"The Long View on Environmental and Social Justice for Botany Bay: Interdisciplinary partnerships between UNSW and the community" This year's Hillier lecture will provide an opportunity to reflect on the past, present, and future of work on environmental and social justice issues in and around Botany Bay from the perspectives of researchers with the University of New South Wales. While UNSW and Council are partners in presenting the annual Hillier lecture, the interrelations between the communities of Botany Bay and the University are much deeper.This year's lecture will take the form of a round-table reflecting upon the broader lessons we can learn from the work done at UNSW addressing environmental, social, policy, water, planning, legal and urban issues around Botany Bay, and what these lessons might mean for new and existing interdisciplinary partnerships with Botany Bay's communities. Panel members:  Ian Tyrrell - Emeritus Professor, Environmental Historian. Author of "River Dreams: The people and landscape of the Cooks River" (2018) Sharyn Cullis - Georges River Environmental Alliance and Recent UNSW PhD Graduate. Emma Golledge - Director, Kingsford Legal Centre, UNSW Law James Weirick - Professor and Director of the Urban Development & Design Program, UNSW Anne Maree Kreller, Postgrad, Expert on planning for sea level rise in the Botany Bay Area, author: "Fair for whom? How residents and municipalities evaluate sea level rise policies in Botany Bay, Australia" (2018) Suhelen Egan - Associate Professor, UNSW School of Biological Earth and Environmental Sciences (BEES) & The Centre of Marine Science and Innovation (CMSI) About Nancy Hillier: Nancy Hillier was a tireless campaigner on behalf of people and places in the Botany Bay area of Sydney. This annual lecture acknowledges Nancy's legacy by providing a forum to discuss major social and environmental issues from the perspective of campaigners and activists. Support the show: See for privacy information.
Simon Moore, from the Priestley International Centre for Climate, talks to a variety of people at the University of Leeds who are working to bring about a net-zero, socially just future. Dr Cat Scott explains the important role of trees and forests in tackling climate change. Then Dr Kirsty Pringle talks about her citizen science project in Bradford, looking at how air pollution impacts children’s health. PhD researcher Jefim Vogel discusses a wellbeing economy, the Climate and Ecological Emergency Bill, and the community group Our Future Leeds. And finally, Dr Louise Ellis, Director of Sustainability, outlines what the University of Leeds is doing to reduce its own contribution to climate change, aiming for net-zero emissions by 2030. This episode was produced for Climactic, Bradford Science Festival, and the University of Leeds research showcase Be Curious. Find out more about the work of the Priestley International Centre for Climate on their website: Support the show: See for privacy information.
What’s the Grot? Or, what happens to form The Grot? A barely recognisable, muddy dystopia of a future? Or, a near at hand present with just a slap of mud and touch of humour? Eav Brennan explores graphic novel The Grot with author Pat Grant, and get into why he made it, what it reflects, and what he hopes you take away from it. You can already read it for free on his site, so get the director’s commentary here while you’re at it, you beautiful cheapskates! Links: Pat Grant The Grottiest Book Launch! Clips: Sydney Morning Herald - 'There's nothing to celebrate': Cronulla Riots 10 years on 2040 - Seaweed Crowdfunding Campaign Elysium Credits: Host | Eav Brennan Host | Mark Spencer Mix/Master | Seán Marsh Music/Production Assistance | Lloyd Richards Support the show: See for privacy information.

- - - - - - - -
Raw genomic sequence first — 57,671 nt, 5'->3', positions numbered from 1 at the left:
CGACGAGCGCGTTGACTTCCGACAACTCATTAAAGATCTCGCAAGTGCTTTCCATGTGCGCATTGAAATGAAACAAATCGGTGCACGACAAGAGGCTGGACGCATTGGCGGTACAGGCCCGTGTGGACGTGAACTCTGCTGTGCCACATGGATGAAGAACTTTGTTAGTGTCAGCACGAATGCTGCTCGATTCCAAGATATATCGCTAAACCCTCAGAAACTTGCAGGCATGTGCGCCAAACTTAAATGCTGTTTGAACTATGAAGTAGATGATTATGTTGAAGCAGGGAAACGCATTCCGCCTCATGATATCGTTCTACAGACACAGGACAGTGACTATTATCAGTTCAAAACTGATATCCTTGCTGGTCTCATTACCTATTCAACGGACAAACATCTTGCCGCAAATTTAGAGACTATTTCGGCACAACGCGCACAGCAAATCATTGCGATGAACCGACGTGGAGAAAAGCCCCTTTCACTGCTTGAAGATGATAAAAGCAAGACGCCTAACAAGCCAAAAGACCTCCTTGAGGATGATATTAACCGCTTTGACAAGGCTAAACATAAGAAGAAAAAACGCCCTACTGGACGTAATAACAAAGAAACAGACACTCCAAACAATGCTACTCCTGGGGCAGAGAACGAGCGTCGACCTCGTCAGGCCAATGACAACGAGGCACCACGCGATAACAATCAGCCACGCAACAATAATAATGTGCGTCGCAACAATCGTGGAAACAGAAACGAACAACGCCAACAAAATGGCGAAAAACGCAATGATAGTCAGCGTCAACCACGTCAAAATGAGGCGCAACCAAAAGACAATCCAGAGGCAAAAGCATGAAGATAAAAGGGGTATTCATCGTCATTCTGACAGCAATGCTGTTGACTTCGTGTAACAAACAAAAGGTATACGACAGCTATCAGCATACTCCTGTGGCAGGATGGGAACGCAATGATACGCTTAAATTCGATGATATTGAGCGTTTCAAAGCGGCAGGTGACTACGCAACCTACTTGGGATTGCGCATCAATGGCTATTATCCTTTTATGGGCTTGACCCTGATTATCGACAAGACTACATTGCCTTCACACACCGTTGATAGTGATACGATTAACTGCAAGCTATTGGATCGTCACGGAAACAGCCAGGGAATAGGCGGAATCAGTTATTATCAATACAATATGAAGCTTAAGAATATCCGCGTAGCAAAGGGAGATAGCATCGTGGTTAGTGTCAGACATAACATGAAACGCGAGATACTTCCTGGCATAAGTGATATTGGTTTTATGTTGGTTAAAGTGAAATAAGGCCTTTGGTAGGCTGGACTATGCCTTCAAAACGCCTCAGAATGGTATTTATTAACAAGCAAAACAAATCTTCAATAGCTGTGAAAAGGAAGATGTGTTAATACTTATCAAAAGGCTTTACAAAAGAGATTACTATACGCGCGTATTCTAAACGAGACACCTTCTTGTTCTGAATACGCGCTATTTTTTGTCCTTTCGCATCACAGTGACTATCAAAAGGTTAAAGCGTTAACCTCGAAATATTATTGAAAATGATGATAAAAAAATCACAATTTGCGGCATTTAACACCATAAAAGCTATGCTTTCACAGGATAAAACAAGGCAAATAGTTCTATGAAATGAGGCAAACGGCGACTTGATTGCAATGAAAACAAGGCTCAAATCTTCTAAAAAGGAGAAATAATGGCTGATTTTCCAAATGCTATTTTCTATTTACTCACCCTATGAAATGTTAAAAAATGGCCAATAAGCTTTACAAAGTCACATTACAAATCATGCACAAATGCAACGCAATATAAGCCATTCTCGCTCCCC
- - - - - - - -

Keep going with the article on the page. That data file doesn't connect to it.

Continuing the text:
This is the Climactic adaptation of Everybody Now, a "podmarch". "A Podcast Climate Protest March, or Climate Podmarch, if you will." First we feature some audio from the excellent new Climate Ads project, then an introduction/explanation by Climactic founder Mark Spencer, a recording from Mark ahead of the September 20th, 2019 School Strike, before the Everybody Now podmarch.  Please find below the shownotes and credits of Everybody Now.  Everybody Now Climate Emergency and Sacred Duty We’ve caused a turning point in the Earth’s natural history. Everybody Now is a podcast about what it means to be human on the threshold of a global climate emergency, in a time of systemic injustice and runaway pandemics. Scientists, activists, farmers, poets, and theologians talk bravely and frankly about how our biosphere is changing, about grief and hope in an age of social collapse and mass extinction, and about taking action against all the odds. On 19th October 2020, Everybody Now is being released by podcasters all over the world as a collective call for awareness, grief and loving action. With contributions from: Dr. Gail Bradbrook - scientist and co-founder of Extinction Rebellion Prof. Kevin Anderson - Professor of Energy and Climate Change at the University of Manchester Dámaris Albuquerque - works with agricultural communities in Nicaragua Dr. Rowan Williams - theologian and poet, and a former Archbishop of Canterbury Pádraig Ó Tuama - poet, theologian and conflict mediator Rachel Mander - environmental activist with Hope for the Future John Swales - priest and activist, and part of a community for marginalised people Zena Kazeme - Persian-Iraqi poet who draws on her experiences as a former refugee to create poetry that explores themes of exile, home, war and heritage Flo Brady - singer and theatre maker Hannah Malcolm - Anglican ordinand, climate writer and organiser Alastair McIntosh - writer, academic and land rights activist David Benjamin Blower - musician, poet and podcaster Funding and Production: This podcast was crowdfunded by a handful of good souls, and produced by Tim Nash and David Benjamin Blower Permissions: The song Happily by Flo Brady is used with permission. The song The Soil, from We Really Existed and We Really Did This by David Benjamin Blower, used with permission. The Poem The Tree of Knowledge by Pádraig Ó Tuama used with permission. The Poem Atlas by Zena Kazeme used with permission. The Poem What is Man? by Rowan Williams from the book The Other Mountain, used with permission from Carcanet Press. Support the show: See for privacy information.